Do you have a rodent baiting point plan in place?

Farmers attending this year’s LAMMA event can pick up top tips on easy and effective ways to protect their stored machinery from rodent damage.

The Bayer Pest Solutions Team will be available in Hall 11, stand 11.21, to highlight how simple integrated management and a good plan can reduce the risk of infestations.

Ken Black, Bayer rural hygiene manager, explains that the costs associated with rodent damage are often underestimated. “You could easily have machinery worth a quarter of a million pounds in the shed, so being complacent could get costly.

“Prevention is always better than cure when it comes to rodent control. Farm machinery may be out of sight during winter, but make sure rodent activity isn’t out of mind. Rodent infestations can occur quickly hence why good farm hygiene and routine monitoring is so important.

He advocates identifying a perimeter around the store that is left clear and tidy to discourage rodent activity.

“Remove any potential food sources and clean machinery thoroughly before putting it in storage,” he advices.

“Regular monitoring can also help to reduce the risk of farm fires, as over 20% of these are known to be caused by rodents chewing through electrical cables. Typically we advise farmers to check for rodent activity about every 7 – 19 days during winter.

“If activity is seen, I’d recommend implementing the 11-point baiting programme to avoid damage to machinery, especially combines,” adds Ken.

11-point Combine Baiting Guidance [Box-out]

  1. Secure bait boxes at the base of each wheel to reduce access points
  2. Place bait on both rear axles to prevent nesting
  3. On combines both sides of the feeder should be baited to prevent chewing of the cables and belts
  4. Put bait behind the cab to protect cabling
  5. Place a bait box or bait blocks secured with wire to the combine sieve
  6. If there is a return elevator inspection panel, ensure bait is secured to this to prevent rodents gnawing the rubber panels
  7. Secure bait blocks on cleaned combine grain elevators to protect the rubber panels
  8. The access points of any fans should be baited with secured blocks
  9. Place bait on hydraulic valves, paying particular attention to controls and wiring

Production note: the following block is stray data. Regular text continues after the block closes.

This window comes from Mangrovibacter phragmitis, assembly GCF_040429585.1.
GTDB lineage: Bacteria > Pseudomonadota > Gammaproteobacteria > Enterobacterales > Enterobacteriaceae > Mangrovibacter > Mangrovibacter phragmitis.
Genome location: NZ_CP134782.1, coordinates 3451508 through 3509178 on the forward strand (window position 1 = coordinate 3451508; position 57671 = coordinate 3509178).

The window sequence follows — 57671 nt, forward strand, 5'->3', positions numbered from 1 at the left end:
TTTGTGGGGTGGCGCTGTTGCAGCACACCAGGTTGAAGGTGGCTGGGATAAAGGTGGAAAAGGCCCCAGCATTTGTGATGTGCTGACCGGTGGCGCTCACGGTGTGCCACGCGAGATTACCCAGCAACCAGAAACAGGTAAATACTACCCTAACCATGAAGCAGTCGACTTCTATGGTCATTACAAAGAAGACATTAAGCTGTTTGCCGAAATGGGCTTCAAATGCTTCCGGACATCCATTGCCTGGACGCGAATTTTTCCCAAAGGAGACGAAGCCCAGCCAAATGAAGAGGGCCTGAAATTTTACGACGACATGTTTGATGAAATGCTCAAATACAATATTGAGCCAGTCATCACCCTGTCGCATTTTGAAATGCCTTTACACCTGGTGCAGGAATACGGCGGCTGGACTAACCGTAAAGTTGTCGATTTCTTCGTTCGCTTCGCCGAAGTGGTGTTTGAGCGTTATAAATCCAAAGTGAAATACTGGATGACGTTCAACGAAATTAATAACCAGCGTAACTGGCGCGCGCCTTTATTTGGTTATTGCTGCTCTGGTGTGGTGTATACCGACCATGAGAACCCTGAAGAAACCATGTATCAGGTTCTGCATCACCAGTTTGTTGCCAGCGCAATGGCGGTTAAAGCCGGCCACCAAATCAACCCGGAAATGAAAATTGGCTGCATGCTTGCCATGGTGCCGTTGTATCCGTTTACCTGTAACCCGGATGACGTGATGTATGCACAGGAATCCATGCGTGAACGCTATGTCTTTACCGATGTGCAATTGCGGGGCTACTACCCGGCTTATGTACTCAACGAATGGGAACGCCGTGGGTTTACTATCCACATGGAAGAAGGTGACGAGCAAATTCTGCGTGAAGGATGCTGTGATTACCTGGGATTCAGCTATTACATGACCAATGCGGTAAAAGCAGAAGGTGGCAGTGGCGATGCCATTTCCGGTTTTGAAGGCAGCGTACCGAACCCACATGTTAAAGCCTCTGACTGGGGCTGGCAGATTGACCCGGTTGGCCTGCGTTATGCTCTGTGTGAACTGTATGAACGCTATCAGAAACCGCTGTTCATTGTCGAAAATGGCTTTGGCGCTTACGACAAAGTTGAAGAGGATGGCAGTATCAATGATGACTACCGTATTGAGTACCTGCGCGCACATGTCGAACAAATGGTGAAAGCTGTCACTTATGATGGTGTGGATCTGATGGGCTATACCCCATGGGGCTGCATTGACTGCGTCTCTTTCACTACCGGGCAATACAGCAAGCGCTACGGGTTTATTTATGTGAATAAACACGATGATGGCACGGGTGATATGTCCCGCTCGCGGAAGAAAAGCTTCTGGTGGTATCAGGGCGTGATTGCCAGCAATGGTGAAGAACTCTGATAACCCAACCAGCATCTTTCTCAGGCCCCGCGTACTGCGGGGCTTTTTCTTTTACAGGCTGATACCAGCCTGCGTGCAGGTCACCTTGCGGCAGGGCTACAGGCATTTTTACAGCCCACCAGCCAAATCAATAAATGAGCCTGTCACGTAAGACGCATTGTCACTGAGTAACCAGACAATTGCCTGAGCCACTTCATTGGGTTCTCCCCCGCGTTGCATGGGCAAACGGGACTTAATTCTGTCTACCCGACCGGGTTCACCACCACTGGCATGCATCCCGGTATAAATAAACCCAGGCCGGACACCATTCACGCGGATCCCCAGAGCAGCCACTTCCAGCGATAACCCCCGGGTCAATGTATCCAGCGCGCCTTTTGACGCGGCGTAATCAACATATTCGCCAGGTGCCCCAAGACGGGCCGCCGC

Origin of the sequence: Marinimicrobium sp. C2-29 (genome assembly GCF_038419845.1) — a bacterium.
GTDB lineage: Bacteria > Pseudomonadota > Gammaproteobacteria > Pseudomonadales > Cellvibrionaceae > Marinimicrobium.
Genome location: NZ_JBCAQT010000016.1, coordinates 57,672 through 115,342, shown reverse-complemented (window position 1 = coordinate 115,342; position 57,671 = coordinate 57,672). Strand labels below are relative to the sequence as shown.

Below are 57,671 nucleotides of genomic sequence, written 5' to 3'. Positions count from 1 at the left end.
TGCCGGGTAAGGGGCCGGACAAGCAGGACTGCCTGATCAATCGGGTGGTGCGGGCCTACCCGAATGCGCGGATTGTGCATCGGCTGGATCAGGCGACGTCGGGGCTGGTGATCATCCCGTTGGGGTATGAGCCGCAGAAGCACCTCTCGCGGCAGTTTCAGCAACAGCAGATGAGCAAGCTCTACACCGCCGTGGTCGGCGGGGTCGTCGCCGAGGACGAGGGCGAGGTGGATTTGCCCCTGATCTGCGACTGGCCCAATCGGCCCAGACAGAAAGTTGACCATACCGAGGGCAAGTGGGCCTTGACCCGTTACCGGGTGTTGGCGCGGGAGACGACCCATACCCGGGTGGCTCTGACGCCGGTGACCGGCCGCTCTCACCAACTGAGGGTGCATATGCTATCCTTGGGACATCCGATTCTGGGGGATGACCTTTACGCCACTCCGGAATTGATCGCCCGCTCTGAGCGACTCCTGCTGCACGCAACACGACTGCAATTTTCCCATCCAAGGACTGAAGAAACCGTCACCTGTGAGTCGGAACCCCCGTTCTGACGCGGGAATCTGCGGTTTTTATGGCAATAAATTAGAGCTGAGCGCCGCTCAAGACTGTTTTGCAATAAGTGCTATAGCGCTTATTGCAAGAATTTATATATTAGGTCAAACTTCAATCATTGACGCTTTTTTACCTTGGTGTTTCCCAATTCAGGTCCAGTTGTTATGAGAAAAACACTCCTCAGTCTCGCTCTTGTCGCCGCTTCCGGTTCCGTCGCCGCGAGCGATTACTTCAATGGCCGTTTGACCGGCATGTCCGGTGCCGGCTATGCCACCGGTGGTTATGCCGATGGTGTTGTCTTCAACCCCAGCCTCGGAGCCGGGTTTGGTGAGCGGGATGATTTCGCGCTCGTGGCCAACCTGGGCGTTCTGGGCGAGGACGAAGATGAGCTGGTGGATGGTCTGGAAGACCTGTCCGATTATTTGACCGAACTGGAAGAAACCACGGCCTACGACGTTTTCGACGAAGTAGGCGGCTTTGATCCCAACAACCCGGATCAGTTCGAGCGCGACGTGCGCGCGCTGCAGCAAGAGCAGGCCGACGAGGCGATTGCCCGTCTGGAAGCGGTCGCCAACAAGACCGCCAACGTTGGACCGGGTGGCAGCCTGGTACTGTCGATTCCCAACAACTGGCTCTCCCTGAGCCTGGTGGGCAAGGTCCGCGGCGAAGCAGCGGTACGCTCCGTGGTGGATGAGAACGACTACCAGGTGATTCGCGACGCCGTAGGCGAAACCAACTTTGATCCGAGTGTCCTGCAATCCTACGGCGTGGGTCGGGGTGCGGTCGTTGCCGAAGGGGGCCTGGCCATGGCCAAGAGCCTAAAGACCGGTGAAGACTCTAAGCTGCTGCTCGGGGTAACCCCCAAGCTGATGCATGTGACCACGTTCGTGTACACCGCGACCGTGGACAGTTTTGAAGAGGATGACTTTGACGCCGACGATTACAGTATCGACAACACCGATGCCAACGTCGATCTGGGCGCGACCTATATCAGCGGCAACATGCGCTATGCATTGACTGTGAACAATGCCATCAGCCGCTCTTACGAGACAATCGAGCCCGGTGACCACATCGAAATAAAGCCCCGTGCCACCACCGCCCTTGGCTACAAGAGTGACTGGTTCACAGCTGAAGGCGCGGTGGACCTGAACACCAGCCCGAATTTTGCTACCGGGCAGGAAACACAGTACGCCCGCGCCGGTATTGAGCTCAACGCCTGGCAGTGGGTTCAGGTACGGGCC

10. Put bait on the roof engine bay to prevent rodents chewing pipes and cables
  11. Depending on storage method, apply bait to protect the cables and belts in the header driver line of a combine

“Once the infestation is under control, it’s essential to remove the bait, but continue monitoring for activity.”

Ken reminds farmers that new rules have been enforced for permanent baiting under the CRRU stewardship guidelines. This involves bait being left down for more than 35 days. But only a select few products are authorised for this so it is essential to carefully read the product label before application.

For more information and advice on rodent management, visit the Bayer Pest Solutions Team in Hall 11, stand 11.21 at LAMMA on 8 and 9 January 2019, or visit https://www.environmentalscience.bayer.co.uk/Pest-Management

 

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About The Author

John Swire - Deputy editor of Agronomist and Arable Farmer as well as responsibility for the Agronomist and Arable Farmer and Farm Business websites. After 17 years milking cows on the family farm John started writing about agriculture in 1998 and has since written for a variety of publications and has developed a wide circle of contacts within the industry. When not working John is a season ticket holder at Stoke City and also of late has become a fitness freak, listing cycling, swimming and walking as his exercises of choice.